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Non-rigid Groupwise Registration

We aim at providing efficient groupwise registration algorithms for population analysis of anatomical structures. Here we extend a previously demonstrated entropy based groupwise registration method to include a free-form deformation model based on B-splines. We provide an efficient implementation using stochastic gradient descents in a multi-resolution setting. We demonstrate the method in application to a set of 50 MRI brain scans and compare the results to a pairwise approach using segmentation labels to evaluate the quality of alignment. Our results indicate that increasing the complexity of the deformation model improves registration accuracy significantly, especially at cortical regions.


We first describe the stack entropy cost function and the B-spline based deformation model. Then we discuss implementation details. Next, we compare groupwise registration to the pairwise method and evaluate both methods using label prediction values.

Objective Function

Figure 1: On the left is shown a stack of images and a sample pixel stack around a cortical region. On the left is shown the Gaussian(blue) fittet to a real sample from the dataset we used along with the non-parametric density estimate(red). Note that the distribution is bi-modal because of white matter-gray matter transaction.

In order to align all subjects in the population, we consider sum of pixelwise entropies as a joint alignment criterion. The justification for this approach is that if the images are aligned properly, intensity values at corresponding coordinate locations from all the images will form a low entropy distribution. This approach does not require the use of a reference subject; all subjects are simultenously driven to the common tendency of the population.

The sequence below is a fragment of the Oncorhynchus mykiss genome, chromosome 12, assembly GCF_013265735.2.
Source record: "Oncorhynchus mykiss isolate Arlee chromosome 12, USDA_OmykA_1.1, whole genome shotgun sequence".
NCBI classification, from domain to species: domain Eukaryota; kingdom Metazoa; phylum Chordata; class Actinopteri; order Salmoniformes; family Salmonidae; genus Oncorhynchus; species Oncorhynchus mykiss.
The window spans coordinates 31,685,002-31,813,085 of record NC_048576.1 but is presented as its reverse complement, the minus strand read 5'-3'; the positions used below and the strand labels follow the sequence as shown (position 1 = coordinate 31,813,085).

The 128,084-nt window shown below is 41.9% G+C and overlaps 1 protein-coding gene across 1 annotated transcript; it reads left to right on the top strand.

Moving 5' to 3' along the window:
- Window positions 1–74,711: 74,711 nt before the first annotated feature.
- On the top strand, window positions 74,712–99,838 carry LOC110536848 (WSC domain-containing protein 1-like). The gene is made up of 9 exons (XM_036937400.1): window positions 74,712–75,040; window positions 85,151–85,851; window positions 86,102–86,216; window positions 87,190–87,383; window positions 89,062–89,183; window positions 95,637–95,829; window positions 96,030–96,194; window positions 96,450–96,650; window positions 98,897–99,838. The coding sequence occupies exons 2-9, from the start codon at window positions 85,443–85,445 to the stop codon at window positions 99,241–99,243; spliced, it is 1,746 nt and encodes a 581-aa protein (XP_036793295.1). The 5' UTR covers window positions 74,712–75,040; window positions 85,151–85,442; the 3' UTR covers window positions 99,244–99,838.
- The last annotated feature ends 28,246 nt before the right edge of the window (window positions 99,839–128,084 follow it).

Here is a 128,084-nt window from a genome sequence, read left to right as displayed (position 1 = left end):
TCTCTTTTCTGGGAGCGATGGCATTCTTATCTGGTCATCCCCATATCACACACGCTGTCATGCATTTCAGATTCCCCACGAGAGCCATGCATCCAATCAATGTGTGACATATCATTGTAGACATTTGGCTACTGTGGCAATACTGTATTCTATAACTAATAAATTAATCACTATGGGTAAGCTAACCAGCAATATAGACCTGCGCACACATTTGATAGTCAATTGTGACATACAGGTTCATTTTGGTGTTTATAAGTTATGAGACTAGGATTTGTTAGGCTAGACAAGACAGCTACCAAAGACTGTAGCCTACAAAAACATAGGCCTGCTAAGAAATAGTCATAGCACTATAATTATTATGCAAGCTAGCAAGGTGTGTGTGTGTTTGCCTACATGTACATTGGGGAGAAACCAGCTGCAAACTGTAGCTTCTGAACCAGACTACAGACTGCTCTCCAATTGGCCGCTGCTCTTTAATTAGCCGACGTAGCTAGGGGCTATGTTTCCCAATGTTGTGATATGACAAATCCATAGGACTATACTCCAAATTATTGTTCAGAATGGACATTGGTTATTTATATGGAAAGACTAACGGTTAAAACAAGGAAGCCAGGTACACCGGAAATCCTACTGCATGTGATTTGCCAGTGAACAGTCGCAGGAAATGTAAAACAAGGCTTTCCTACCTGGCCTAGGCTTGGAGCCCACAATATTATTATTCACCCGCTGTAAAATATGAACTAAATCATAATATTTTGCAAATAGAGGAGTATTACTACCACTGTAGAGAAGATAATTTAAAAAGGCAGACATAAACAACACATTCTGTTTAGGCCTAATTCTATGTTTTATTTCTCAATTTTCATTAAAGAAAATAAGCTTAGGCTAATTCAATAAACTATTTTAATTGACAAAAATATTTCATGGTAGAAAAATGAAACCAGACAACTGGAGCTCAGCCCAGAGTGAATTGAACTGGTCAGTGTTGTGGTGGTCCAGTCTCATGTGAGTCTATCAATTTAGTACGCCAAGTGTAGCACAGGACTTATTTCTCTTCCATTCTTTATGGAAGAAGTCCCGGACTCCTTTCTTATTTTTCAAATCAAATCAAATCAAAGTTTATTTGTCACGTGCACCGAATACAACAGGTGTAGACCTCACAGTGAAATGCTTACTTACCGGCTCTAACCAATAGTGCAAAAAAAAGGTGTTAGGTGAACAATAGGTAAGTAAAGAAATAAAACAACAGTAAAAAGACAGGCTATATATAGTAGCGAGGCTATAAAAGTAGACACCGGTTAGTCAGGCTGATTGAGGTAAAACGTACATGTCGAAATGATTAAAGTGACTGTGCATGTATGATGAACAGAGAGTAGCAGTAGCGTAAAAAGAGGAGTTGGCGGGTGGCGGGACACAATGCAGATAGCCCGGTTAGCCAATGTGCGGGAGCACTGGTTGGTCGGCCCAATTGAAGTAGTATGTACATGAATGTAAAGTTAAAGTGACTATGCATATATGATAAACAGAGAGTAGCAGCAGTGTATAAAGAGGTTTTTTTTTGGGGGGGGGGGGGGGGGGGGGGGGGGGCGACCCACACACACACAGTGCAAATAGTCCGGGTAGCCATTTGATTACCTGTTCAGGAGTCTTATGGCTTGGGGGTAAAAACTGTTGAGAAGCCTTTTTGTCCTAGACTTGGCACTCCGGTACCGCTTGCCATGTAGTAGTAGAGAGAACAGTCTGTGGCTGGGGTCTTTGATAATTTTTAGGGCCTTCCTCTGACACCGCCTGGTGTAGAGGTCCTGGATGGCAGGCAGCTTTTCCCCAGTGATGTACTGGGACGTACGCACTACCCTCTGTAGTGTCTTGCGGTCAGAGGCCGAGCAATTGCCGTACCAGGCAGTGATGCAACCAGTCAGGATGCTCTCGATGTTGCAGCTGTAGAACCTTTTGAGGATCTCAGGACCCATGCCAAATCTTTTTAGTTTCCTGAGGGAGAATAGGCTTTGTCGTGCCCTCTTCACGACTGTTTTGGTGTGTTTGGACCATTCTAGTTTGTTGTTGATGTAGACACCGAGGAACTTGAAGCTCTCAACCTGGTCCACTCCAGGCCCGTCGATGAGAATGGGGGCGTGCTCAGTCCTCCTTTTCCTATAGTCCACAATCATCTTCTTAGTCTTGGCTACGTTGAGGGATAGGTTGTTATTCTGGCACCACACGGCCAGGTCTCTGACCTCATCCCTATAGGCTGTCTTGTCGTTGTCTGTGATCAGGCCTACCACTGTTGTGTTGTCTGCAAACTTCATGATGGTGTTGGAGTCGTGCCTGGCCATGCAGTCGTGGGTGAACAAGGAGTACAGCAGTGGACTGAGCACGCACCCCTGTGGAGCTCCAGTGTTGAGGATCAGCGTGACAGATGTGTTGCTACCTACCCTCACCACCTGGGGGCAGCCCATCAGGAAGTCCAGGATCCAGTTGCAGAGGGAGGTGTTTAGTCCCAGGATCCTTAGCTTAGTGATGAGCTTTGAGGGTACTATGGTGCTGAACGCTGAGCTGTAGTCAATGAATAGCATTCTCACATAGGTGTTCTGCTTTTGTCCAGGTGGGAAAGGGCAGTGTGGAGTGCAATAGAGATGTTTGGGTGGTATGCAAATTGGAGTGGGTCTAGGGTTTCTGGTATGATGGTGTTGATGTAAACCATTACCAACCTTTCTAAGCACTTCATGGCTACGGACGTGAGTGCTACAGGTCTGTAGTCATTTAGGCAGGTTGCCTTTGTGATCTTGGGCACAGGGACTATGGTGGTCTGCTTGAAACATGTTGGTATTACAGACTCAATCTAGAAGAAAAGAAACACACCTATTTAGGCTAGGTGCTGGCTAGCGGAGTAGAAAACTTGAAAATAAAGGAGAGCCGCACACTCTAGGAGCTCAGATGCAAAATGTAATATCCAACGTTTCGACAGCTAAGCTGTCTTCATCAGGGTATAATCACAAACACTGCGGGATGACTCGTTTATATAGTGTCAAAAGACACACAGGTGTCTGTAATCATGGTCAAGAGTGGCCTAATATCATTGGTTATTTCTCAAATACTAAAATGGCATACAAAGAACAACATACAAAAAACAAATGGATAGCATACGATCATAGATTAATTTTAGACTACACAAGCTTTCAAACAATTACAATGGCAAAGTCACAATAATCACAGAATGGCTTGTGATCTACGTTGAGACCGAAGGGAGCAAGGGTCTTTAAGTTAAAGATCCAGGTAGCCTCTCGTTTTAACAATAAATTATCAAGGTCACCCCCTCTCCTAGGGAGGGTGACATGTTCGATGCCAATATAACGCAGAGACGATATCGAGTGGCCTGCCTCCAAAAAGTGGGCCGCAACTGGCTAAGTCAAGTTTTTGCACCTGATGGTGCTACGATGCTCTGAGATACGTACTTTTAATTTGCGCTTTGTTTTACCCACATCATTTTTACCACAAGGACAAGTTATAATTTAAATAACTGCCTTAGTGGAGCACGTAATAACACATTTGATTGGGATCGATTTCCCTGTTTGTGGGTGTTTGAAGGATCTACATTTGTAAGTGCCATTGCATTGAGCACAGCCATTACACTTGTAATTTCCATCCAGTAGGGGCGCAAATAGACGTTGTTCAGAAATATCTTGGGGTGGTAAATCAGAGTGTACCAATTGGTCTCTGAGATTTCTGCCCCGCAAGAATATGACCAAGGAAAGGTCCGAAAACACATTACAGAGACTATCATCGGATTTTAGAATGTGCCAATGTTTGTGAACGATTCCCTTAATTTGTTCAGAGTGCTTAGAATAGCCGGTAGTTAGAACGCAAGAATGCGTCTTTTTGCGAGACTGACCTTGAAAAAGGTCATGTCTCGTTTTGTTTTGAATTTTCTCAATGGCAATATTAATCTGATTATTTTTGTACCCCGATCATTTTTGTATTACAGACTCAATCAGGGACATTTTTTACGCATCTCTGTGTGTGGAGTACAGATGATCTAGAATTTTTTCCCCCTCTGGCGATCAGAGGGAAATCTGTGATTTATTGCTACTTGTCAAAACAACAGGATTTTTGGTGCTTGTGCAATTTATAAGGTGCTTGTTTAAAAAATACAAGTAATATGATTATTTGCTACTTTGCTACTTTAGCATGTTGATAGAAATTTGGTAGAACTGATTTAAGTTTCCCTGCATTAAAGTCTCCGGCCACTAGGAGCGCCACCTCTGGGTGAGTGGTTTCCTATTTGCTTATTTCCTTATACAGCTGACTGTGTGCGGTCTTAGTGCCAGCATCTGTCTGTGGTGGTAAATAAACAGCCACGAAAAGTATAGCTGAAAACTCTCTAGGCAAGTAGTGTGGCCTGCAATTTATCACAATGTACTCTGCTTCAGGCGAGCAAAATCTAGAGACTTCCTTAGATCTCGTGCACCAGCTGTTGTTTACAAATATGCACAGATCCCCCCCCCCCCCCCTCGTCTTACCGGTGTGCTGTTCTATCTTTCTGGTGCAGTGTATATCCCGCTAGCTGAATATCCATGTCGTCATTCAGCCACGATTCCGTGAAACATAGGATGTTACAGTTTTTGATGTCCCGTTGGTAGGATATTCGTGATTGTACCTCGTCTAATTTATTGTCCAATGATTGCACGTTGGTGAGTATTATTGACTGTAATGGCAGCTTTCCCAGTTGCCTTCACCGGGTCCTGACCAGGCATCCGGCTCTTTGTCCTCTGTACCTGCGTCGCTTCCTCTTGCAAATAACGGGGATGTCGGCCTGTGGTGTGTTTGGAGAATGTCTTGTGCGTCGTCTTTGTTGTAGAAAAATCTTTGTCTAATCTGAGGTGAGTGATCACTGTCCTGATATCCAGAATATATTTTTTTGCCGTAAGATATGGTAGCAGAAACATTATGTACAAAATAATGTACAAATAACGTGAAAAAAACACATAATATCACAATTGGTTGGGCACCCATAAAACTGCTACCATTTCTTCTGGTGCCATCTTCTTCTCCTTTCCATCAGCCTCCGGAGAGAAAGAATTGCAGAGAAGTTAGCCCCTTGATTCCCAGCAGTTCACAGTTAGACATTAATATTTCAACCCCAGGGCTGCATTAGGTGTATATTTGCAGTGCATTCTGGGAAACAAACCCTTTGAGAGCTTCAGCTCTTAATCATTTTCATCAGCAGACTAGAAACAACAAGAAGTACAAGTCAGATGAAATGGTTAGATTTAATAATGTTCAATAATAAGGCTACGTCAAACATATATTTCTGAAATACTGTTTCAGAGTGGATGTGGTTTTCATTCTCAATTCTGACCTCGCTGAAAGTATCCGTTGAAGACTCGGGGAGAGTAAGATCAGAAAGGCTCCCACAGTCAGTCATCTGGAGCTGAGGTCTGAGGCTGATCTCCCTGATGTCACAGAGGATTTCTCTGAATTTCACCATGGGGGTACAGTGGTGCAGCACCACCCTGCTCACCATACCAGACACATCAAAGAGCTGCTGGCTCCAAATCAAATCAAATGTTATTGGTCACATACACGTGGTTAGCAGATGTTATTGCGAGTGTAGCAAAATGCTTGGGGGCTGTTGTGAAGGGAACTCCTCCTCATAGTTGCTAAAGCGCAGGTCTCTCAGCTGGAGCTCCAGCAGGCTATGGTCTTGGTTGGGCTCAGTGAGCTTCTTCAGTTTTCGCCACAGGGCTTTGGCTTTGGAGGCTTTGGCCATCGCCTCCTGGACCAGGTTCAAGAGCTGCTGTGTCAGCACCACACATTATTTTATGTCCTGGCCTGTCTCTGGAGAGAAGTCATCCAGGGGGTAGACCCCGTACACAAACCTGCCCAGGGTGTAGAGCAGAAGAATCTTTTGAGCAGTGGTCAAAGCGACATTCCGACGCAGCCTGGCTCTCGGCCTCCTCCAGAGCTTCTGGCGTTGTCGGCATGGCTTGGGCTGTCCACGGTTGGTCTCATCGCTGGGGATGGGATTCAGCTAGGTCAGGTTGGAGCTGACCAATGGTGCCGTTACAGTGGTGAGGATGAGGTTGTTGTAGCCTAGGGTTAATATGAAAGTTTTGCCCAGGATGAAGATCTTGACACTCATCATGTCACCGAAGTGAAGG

We employ a kernel based density estimation scheme to estimate univariate entropies. Using the entropy measure we obtain a better treatment of transitions between different tissue types, such as gray matter-white matter transitions in the cortical regions where intensity distributions can be bi-modal as shown in Figure 1.

Deformation Model

Figure 2: An example deformation field. The local neighborhood affecting the deformation is overlayed on the image.

For the nonrigid deformation model, we define a combined transformation consisting of a global and a local component

[math] T(\mathbf{x}) = T_{local}({T_{global}(\mathbf{x})}) [/math]

where [math]T_{global}[/math] is a twelve parameter affine transform and [math]T_{local}[/math] is a deformation model based on B-splines.

The free form deformation can be written as the 3-D tensor product of 1-D cubic B-splines.

[math] T_{local}(\mathbf{x}) = \mathbf{x} + \sum_{l=0}^3\sum_{m=0}^3\sum_{n=0}^3 B_l(u)B_m(v)B_n(w) \Phi_{i+l,j+m,k+n} [/math]